VINCE YOUNG, THE BAD…

WHY HE HAS STRUGGLED IN THE NFL: “I think that Vince Young is a quarterback that is limited in the kind of offence he can run,” Cosell told me last week. “He needs to run an offence whose foundation is the run, so you give him the play-action pass game, because that limits your reads, and defines your reads.”

PARTICULARLY BAD IN A SHOTGUN SPREAD: “If you put him in the shotgun,” Cosell says, “he’s not very good at seeing things before the snap, which is a very, very critical part of playing quarterback in today’s NFL — particularly if you’re in the shotgun in a spread, because it’s always up to the quarterback in the spread to figure out who potentially is blitzing.”

AND THAT’S BAD BECAUSE: A spread QB who struggles in the “pre-snap phase” of the shotgun spread is killer because defences will overload their blitzes to one side if they know the QB won’t make accommodations for it.

UMMM, YEAH: The Bills run a shotgun spread offence.

And at the other end of the ex-NFLer spectrum: Al Wistert

Al WistertWhenever a widely beloved person dies in some tragic circumstance, we tend to seek out other such extreme cases, and perhaps connect more dots than exist. It’s human nature to do so.

That is not to belittle, denigrate, question, or in any way minimize the very real and heart-wrenching plights of Junior Seau last week, Dave Duerson last year, or thousands of former NFL players suffering long-term effects from the concussions they received during their playing days.

But at this rate, many casual observers might be left with the impression that every ex-NFLer suffers debilitating post-career traumas, either mental or physical — or both.

Of course, that isn’t true. Indeed, for every yin there is a yang. And at the other end of this post-career NFL spectrum are many former players who have lived long, prosperous, healthy lives with zero regrets about their football-playing pasts.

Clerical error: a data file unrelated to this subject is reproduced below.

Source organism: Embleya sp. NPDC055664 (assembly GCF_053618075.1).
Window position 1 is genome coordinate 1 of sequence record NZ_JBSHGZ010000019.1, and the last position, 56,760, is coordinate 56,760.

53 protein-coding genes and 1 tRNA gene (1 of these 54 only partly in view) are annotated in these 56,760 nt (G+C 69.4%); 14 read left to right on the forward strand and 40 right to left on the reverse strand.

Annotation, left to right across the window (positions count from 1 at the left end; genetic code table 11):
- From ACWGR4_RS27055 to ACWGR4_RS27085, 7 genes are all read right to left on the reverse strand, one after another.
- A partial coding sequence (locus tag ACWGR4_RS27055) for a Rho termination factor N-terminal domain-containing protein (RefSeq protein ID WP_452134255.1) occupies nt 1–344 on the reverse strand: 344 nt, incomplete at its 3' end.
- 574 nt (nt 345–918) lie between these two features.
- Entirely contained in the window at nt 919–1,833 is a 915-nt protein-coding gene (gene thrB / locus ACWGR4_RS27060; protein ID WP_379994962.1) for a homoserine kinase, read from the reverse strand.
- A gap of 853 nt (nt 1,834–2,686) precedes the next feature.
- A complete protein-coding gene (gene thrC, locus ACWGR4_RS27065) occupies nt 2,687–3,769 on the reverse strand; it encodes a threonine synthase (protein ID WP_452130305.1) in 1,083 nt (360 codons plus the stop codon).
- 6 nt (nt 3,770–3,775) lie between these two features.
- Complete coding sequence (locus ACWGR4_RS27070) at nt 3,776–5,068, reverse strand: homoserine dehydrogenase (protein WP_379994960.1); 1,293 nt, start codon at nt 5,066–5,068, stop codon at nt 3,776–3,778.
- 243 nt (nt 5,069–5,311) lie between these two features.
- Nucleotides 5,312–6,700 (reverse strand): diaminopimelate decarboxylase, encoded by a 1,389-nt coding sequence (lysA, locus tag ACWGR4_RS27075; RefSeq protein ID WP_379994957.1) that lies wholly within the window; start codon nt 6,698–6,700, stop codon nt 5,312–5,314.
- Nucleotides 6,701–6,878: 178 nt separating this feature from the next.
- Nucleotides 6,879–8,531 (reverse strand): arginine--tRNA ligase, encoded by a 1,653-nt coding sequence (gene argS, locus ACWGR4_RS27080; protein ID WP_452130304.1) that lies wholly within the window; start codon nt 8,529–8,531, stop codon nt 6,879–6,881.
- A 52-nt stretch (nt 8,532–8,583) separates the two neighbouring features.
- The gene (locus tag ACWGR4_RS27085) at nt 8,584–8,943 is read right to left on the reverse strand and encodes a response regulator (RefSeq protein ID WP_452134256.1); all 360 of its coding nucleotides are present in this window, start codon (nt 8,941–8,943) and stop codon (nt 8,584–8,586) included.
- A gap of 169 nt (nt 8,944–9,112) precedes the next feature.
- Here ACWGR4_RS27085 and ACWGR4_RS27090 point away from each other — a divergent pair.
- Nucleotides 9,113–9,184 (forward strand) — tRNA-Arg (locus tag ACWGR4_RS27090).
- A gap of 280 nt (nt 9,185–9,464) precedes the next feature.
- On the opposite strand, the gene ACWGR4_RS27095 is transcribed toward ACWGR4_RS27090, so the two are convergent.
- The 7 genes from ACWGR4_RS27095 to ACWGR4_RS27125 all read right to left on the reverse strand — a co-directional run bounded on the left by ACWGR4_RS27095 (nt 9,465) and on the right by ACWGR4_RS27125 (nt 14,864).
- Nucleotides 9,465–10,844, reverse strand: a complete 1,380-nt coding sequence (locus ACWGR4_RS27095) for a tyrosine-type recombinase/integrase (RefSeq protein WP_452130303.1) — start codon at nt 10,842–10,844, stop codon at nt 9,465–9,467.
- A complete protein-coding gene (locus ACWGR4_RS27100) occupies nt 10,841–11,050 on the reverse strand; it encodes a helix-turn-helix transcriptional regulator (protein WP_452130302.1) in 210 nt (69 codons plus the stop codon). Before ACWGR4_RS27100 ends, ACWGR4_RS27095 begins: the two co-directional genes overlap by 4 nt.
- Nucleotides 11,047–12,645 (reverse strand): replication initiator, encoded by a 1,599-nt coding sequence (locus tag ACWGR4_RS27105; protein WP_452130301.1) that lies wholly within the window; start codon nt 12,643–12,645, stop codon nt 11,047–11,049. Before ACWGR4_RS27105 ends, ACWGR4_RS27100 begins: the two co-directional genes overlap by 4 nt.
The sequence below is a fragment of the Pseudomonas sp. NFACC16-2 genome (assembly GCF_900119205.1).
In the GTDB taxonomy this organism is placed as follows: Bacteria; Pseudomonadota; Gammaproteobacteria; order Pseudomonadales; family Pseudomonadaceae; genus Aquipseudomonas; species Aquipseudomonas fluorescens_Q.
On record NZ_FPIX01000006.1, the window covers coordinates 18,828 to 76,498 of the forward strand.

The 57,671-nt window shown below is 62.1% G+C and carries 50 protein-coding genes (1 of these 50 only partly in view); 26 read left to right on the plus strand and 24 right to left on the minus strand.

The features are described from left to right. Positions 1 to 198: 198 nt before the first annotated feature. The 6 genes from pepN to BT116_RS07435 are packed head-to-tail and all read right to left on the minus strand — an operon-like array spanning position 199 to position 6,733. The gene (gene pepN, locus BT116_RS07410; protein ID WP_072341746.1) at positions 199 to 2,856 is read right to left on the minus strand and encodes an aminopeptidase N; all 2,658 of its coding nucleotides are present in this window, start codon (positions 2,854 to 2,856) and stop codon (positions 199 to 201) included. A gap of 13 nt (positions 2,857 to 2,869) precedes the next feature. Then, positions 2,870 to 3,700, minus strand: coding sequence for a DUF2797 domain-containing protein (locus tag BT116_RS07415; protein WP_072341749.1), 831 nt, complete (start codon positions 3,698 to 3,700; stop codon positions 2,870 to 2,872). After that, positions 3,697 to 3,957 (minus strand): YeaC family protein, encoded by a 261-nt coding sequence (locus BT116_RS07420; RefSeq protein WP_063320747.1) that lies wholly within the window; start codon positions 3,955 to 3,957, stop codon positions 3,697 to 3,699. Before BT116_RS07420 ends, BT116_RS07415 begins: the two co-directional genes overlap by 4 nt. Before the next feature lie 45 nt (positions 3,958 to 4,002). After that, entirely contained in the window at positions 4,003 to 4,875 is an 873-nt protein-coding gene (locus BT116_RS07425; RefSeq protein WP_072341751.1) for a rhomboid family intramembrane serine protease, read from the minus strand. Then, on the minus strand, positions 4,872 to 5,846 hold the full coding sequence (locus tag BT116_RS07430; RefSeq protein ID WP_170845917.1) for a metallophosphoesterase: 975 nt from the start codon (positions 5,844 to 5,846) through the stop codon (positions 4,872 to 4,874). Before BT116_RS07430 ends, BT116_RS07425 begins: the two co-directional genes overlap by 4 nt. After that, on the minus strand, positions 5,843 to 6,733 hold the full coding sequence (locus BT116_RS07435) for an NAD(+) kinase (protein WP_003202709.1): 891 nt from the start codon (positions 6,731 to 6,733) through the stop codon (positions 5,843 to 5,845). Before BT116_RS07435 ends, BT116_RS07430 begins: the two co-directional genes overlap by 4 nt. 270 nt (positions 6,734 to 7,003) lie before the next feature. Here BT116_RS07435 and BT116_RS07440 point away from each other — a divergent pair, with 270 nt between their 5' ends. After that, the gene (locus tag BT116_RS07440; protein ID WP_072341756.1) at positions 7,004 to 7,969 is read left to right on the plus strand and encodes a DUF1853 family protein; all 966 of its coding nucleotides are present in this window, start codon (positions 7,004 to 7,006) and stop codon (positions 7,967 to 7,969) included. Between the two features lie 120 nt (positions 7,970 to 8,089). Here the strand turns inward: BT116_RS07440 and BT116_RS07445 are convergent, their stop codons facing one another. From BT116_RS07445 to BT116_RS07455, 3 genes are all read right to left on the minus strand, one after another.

Players such as Al Wistert.

Albert “Ox” Wistert played nine years in the NFL at right tackle from 1943 to 1951, all in Philadelphia. He was the first Eagles player ever to have his jersey retired — No. 70. (That’s him, above, in his Eagles heyday: photo courtesy of the Philadelphia Eagles)

Wistert was a consensus all-pro for five consecutive seasons, from 1944-48, and he earned first-team all-league recognition more times (24) by the various selecting organizations than any other NFL tackle who played either in the ’30s or the ’40s, according to pro-football-reference.com.

Al_Wistert_football_cardOn its 75th anniversary in 1994, the NFL named the Ox to its all-decade team of the 1940s. (Incredulously, however, Wistert has yet to be inducted into the Pro Football Hall of Fame — a glaring omission.)

At only 6-foot-1 and 214 pounds, Wistert was the smallest tackle in the league in his day. He made up for his size deficiency by being the NFL’s swiftest tackle — and its craftiest and most effective blocker.

Total Football: The Official Encyclopedia of the National Football League says that “during the 1940s, the surest gain in the NFL was the Eagles’ Steve Van Buren off right tackle. Van Buren was a phenomenal runner, but it was Wistert’s key blocks at the line of scrimmage that sprang Van Buren into the opponent’s secondary.”

That was the day when starters were seldom substituted for, and most played on both offence and defence. Wistert earned his “Ox” nickname not for his size, but because he almost never came out of a game.

Wistert is 91 years old today. Until just two years ago he was still living on his five-acre ranch in Grants Pass, Oregon. He now resides in an assisted-living facility in that city.